After 80 years and more than 3,000 episodes, Desert Island Discs has asked prime ministers, archbishops, astronauts, World Cup winners, Glastonbury headliners, Nobel winners and more to pick their eight favourite records, a favourite book and a luxury item. Founded by the broadcaster Roy Plumley, it’s inspired countless imitators and seen them all off.
The archive is gigantic, and a gentle wade through it can quickly leave you bogged down in choice. One easy way in is to start with these podcasters who’ve been cast away by the BBC over the last few decades.
This very Doctor Who-centric episode went out on the same day Tennant’s Doctor regenerated into Matt Smith, and there’s a nicely elegiac, wistful tone to his chat with Kirsty Young as he recalls being a young Doctor Who obsessive with a Tom Baker scarf. His picks swing wildly between the very Scottish (The Proclaimers’ ‘Over and Done With’), the very bouncy (‘Me and the Farmer’ by the Housemartins) and the very 2010 (‘Ruby’ by Kaiser Chiefs). Listen now >>
Having been a foreign correspondent for the BBC since 1982 covering Ivory Coast, Pakistan, India, Afghanistan and, most recently, Ukraine, Lyse Doucet’s reminiscences from earlier this year drew on a professional life spent bearing witness to intensely important and distressing events. “I don’t believe in [being] emotional because that means you’ve lost control of your storytelling,” she told Lauren Laverne. “But empathy, I absolutely believe in.” Her podcast, A Wish For Afghanistan, speaks to ordinary people about their hopes for the country after the return of the Taliban. Listen now >>
Everyone’s favourite quietly probing documentarian made some pretty unexpected picks for his discs: ‘Heaven on their Minds’ from Jesus Christ Superstar sits next to the trailblazing hip hop of Eric B & Rakim and samba from Antônio Carlos Jobim. Theroux talks through being inspired to go to boarding school by Enid Blyton, his greatest hits and his habit destressing before tricky assignments by making loads of pasta sauce, and there’s a particularly nice moment when he reflects on his early work with fellow documentarian Michael Moore: “I think the level of incompetence that I brought to the job was, for him, a big plus.” Listen now >>
As you’ll know if you’ve ever dropped round Wrighty’s House, the former Arsenal and England striker is an effervescent, perceptive guy who’s pretty much impossible to dislike. His chat with Laverne went beyond his footballing exploits and into his difficult early life, and the enormous difference which therapy has made to him since he first opened up. His memories of former teammate and childhood friend David Rocastle, who died at 33, are especially touching: “I don’t think of the accolades or the trophies I’ve won or the England caps – which mean the world to me – all I think about is the fact that I played with him for a year as a professional.” Listen now >>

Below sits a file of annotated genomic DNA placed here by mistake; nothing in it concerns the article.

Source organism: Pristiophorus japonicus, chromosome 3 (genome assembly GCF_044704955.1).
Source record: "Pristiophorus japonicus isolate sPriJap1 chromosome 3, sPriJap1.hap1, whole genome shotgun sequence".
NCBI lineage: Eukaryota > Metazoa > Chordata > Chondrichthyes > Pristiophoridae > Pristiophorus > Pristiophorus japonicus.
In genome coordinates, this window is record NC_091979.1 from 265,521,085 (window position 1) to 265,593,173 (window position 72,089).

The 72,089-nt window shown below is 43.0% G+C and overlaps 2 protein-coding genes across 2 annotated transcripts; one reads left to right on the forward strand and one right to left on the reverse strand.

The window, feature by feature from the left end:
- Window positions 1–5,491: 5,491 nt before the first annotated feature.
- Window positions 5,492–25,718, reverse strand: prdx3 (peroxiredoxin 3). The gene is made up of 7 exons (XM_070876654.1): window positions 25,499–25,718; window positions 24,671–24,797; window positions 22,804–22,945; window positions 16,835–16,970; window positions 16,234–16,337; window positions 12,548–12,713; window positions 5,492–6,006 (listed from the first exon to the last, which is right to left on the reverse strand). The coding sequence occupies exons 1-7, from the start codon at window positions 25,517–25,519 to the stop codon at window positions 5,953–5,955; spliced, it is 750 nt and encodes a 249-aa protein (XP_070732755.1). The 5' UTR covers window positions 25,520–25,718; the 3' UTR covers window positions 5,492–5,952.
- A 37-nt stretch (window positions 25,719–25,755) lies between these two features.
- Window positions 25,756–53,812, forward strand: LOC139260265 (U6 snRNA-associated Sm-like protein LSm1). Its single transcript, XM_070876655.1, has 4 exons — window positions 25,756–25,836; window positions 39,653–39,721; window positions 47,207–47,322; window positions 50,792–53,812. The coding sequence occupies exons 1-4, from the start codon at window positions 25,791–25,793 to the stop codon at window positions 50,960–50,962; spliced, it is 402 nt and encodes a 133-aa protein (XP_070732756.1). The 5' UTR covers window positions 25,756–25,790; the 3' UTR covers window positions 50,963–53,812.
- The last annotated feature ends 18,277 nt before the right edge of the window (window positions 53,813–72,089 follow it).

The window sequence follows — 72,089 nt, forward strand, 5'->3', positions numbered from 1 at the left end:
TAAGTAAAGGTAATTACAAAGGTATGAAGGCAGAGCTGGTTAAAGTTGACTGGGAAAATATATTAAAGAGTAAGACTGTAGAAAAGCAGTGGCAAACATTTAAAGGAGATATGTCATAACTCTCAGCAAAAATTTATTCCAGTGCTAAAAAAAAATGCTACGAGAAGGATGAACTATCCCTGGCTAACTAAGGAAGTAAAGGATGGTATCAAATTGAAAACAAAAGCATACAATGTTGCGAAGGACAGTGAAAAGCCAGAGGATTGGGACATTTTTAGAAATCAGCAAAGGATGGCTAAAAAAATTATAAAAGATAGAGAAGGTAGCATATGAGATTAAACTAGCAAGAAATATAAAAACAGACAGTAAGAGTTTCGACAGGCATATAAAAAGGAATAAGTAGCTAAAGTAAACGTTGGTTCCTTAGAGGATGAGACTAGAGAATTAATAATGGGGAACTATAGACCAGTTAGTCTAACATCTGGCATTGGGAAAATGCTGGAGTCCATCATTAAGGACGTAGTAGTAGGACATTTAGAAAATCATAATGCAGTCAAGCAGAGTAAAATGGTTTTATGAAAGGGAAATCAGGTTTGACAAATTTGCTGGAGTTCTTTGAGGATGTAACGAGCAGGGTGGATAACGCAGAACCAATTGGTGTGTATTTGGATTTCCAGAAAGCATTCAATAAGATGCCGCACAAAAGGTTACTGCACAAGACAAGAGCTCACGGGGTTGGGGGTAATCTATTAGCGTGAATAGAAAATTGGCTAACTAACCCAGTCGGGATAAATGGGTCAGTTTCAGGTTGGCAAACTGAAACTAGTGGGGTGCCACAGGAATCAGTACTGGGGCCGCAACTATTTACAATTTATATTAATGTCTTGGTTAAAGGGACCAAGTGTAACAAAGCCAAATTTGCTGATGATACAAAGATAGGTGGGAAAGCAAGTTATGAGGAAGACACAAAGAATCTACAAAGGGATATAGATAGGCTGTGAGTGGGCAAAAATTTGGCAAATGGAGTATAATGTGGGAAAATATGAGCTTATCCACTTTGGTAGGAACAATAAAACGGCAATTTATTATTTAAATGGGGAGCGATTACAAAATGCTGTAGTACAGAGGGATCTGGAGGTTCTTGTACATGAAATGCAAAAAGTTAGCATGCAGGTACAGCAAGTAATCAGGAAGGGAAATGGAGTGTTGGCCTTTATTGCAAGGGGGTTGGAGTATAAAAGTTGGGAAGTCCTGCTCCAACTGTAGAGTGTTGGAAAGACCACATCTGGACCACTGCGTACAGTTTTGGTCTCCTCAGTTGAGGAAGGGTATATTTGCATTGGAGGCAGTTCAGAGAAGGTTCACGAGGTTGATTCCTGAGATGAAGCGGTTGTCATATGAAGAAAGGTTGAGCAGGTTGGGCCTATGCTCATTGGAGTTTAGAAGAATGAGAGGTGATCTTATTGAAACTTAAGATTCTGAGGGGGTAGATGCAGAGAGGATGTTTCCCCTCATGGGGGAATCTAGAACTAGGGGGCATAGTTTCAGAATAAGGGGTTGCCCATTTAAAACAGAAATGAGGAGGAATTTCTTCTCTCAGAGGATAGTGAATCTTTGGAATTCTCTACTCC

Doubling up on one artist is a slightly rogue Desert Island Discs decision, but then again Gladwell’s whole thing is thinking differently and challenging norms. And also, if you’re going to pick two records from one artist, it might as well be Marvin Gaye. Gladwell is on typically analytical form here. “One of my rules is, if at all possible I never want a person that I talk to to regret having talked to me,” he tells Kirsty Young. “This does not mean I’m nice to everyone… As I get older I more and more understand how many doors close when there’s a lack of generosity on the part of the journalist.” Listen now >>
The joy of Desert Island Discs is often in the unexpected images that the interviewees’ picks conjure up. Few such images are more joyous than Mary Beard vibing to the Eurythmics and Aretha Franklin’s ‘Sisters Are Doing It For Themselves’. Bob Dylan, Henry Purcell and Janis Joplin all make appearances too, though perhaps most notable is her choice of luxury item: the Elgin Marbles. Unless her desert island is somewhere among the Greek archipelago, that might be a bit politically tricky. Listen now >>
Some interviewees take a little while to warm up; some never entirely let their guard down. Miriam Margolyes is not one of those interviewees. The Growing Old Disgracefully host is as straightforward and open as ever, but though she might seem to reside in a place beyond such petty concerns as embarrassment or propriety, she admits to feeling like a “frightened little muffin”. She leans into spoken word for her discs, picking extracts from Great Expectations and Private Lives along with a reading of Dylan Thomas’ A Visit to Grandpa’s. Listen now >>
Baroness Floella Benjamin
Benjamin’s route from working in a bank to getting into West End musicals and ascending to the House of Lords via presenting and making TV, writing books, running charities and campaigning for diversity in creative industries is a fascinating one. She’s great company on her From the Heart podcast and she’s got great taste too: George Benson, Ella Fitzgerald and Bob Marley all make Benjamin’s list. Listen now >>